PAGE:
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In this chapter we have seen that two fundamental sources of contract law are the common law as developed in the state courts and as summarized in the Restatement (Second) of Contracts, and the Uniform Commercial Code for the sale of goods.
Sales law is a special type of contract law, governed by Article 2 of the UCC. Article 2 governs the sale of goods only, defined as things movable at the time of identification to the contract for sale. When the goods are “sold” incidental to a service, the courts do not agree on whether Article 2 applies. For two categories of goods, legislation specifically answers the question: foodstuffs served by a restaurant are goods; blood supplied for transfusions is not.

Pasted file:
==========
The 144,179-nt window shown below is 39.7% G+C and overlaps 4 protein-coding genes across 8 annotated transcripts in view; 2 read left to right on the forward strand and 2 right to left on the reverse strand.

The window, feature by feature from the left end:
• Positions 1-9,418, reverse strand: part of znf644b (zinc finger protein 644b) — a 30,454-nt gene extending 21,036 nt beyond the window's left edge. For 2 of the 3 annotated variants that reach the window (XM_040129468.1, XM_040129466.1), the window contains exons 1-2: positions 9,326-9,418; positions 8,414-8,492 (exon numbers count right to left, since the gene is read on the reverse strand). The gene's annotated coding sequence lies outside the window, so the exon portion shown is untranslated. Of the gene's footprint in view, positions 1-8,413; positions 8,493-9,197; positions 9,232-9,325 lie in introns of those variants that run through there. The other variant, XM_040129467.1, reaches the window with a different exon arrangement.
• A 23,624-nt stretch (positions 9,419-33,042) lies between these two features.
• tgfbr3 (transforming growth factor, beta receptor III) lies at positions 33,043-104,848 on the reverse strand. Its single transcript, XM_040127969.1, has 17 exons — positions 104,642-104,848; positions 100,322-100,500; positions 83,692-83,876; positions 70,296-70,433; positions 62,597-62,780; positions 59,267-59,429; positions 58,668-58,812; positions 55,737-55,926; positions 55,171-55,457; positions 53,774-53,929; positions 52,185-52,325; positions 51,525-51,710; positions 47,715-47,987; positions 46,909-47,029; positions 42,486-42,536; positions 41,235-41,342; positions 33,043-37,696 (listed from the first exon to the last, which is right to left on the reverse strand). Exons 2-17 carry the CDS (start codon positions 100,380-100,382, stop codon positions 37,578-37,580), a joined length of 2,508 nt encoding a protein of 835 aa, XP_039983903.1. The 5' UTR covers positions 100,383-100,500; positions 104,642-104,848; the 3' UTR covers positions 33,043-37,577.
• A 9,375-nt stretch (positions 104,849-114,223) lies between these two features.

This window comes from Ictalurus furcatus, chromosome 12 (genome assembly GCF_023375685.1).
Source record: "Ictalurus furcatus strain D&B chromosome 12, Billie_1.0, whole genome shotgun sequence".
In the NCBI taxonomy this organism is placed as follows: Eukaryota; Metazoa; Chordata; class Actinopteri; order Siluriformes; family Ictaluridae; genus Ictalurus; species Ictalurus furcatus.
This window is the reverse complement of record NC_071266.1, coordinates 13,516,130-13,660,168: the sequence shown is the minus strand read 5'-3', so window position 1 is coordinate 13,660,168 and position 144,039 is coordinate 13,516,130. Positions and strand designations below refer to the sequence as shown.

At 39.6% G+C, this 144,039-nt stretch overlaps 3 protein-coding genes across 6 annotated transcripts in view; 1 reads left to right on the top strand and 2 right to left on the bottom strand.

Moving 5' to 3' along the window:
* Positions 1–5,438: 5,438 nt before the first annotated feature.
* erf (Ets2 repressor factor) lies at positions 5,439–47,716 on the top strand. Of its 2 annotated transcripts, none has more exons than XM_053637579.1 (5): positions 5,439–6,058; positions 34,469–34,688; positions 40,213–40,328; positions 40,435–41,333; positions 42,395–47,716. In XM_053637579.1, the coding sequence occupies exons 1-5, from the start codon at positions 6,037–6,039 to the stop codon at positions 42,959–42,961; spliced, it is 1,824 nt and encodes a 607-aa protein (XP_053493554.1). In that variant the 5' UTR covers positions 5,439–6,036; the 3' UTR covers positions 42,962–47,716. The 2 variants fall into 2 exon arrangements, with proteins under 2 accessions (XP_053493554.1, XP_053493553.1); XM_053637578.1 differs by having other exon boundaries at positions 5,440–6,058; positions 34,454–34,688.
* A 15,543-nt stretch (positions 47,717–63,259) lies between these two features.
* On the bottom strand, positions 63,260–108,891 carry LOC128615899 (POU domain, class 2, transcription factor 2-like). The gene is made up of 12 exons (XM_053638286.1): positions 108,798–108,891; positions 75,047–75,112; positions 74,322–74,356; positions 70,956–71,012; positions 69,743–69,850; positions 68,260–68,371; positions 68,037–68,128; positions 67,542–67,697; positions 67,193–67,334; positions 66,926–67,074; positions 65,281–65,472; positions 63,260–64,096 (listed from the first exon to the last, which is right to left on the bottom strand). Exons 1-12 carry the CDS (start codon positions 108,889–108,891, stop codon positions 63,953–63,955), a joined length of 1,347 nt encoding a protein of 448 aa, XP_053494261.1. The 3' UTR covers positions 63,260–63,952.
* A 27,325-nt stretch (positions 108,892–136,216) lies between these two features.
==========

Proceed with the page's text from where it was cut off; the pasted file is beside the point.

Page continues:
Types of contracts can be distinguished along these axes: (1) express and implied, including quasi-contracts implied by law; (2) bilateral and unilateral; (3) enforceable and unenforceable; and (4) completed (executed) and uncompleted (executory). To understand contract law, it is necessary to master these distinctions and their nuances.
In order to determine whether a valid, enforceable contract exists, the following questions must be answered: (1) Did the parties reach an agreement? (2) Was consideration present? (3) Was the agreement legal? (4) Did the parties have capacity to make a contract? (5) Was the agreement in the proper form?
Remedies available against someone who breaches a contract include damages, specific performance, and restitution. Frequently the party who is not in breach must choose between tort and contract remedies.
An implied contract
The Convention on Contracts for the International Sale of Goods is
An example of valid consideration is a promise
A contract to pay a lobbyist to influence a public official is generally illegal.